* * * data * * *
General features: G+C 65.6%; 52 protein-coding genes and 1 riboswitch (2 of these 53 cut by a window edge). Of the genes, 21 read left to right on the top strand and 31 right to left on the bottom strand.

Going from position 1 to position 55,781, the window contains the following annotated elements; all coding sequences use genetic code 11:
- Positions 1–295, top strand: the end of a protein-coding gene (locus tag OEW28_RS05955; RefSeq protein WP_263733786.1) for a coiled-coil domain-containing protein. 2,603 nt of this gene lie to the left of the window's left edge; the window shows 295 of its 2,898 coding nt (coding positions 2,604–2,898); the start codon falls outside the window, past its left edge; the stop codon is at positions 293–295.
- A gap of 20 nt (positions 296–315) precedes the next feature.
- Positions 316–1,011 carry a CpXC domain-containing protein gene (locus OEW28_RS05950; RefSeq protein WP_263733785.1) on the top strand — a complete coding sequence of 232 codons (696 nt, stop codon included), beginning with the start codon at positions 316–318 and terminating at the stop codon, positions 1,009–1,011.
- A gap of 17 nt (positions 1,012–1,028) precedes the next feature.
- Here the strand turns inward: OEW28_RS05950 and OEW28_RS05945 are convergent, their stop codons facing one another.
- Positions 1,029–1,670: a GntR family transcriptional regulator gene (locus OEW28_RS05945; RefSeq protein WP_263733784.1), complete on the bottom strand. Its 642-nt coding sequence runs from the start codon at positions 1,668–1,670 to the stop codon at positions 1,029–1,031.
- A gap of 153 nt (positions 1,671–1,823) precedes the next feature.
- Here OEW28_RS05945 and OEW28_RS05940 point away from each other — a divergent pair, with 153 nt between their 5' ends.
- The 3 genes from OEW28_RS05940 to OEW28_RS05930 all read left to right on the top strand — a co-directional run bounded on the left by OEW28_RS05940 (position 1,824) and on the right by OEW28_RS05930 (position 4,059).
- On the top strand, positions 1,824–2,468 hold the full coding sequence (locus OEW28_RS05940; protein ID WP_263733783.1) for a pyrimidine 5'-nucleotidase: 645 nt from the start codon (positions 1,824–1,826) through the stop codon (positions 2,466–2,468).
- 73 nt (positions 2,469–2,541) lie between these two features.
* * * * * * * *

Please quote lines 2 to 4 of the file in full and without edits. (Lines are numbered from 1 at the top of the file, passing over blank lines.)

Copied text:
Going from position 1 to position 55,781, the window contains the following annotated elements; all coding sequences use genetic code 11:
- Positions 1–295, top strand: the end of a protein-coding gene (locus tag OEW28_RS05955; RefSeq protein WP_263733786.1) for a coiled-coil domain-containing protein. 2,603 nt of this gene lie to the left of the window's left edge; the window shows 295 of its 2,898 coding nt (coding positions 2,604–2,898); the start codon falls outside the window, past its left edge; the stop codon is at positions 293–295.
- A gap of 20 nt (positions 296–315) precedes the next feature.